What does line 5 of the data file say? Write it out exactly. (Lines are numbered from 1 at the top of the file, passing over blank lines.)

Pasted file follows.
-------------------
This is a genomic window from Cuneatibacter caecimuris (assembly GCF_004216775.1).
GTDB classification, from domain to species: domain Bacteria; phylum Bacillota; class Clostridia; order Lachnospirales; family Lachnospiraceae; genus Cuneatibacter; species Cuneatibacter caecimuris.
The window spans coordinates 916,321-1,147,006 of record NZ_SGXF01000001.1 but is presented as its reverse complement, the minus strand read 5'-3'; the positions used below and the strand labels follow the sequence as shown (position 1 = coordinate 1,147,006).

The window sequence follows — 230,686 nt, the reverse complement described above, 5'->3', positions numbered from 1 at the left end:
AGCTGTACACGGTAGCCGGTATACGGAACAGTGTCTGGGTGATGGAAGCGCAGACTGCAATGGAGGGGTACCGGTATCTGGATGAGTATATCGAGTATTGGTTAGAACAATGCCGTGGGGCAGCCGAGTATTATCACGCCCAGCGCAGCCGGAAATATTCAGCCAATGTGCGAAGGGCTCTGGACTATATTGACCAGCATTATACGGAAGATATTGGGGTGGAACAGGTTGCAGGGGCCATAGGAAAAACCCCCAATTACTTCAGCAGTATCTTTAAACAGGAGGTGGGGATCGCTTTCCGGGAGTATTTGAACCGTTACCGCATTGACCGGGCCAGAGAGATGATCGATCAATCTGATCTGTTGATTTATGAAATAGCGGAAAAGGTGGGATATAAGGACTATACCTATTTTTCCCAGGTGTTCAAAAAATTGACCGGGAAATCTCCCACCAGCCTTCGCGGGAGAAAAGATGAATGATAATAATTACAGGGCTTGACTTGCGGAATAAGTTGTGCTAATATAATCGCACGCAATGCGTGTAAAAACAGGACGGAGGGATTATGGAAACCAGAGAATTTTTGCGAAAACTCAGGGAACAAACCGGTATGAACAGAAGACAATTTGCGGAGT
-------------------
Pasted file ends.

AGCTGTACACGGTAGCCGGTATACGGAACAGTGTCTGGGTGATGGAAGCGCAGACTGCAATGGAGGGGTACCGGTATCTGGATGAGTATATCGAGTATTGGTTAGAACAATGCCGTGGGGCAGCCGAGTATTATCACGCCCAGCGCAGCCGGAAATATTCAGCCAATGTGCGAAGGGCTCTGGACTATATTGACCAGCATTATACGGAAGATATTGGGGTGGAACAGGTTGCAGGGGCCATAGGAAAAACCCCCAATTACTTCAGCAGTATCTTTAAACAGGAGGTGGGGATCGCTTTCCGGGAGTATTTGAACCGTTACCGCATTGACCGGGCCAGAGAGATGATCGATCAATCTGATCTGTTGATTTATGAAATAGCGGAAAAGGTGGGATATAAGGACTATACCTATTTTTCCCAGGTGTTCAAAAAATTGACCGGGAAATCTCCCACCAGCCTTCGCGGGAGAAAAGATGAATGATAATAATTACAGGGCTTGACTTGCGGAATAAGTTGTGCTAATATAATCGCACGCAATGCGTGTAAAAACAGGACGGAGGGATTATGGAAACCAGAGAATTTTTGCGAAAACTCAGGGAACAAACCGGTATGAACAGAAGACAATTTGCGGAGT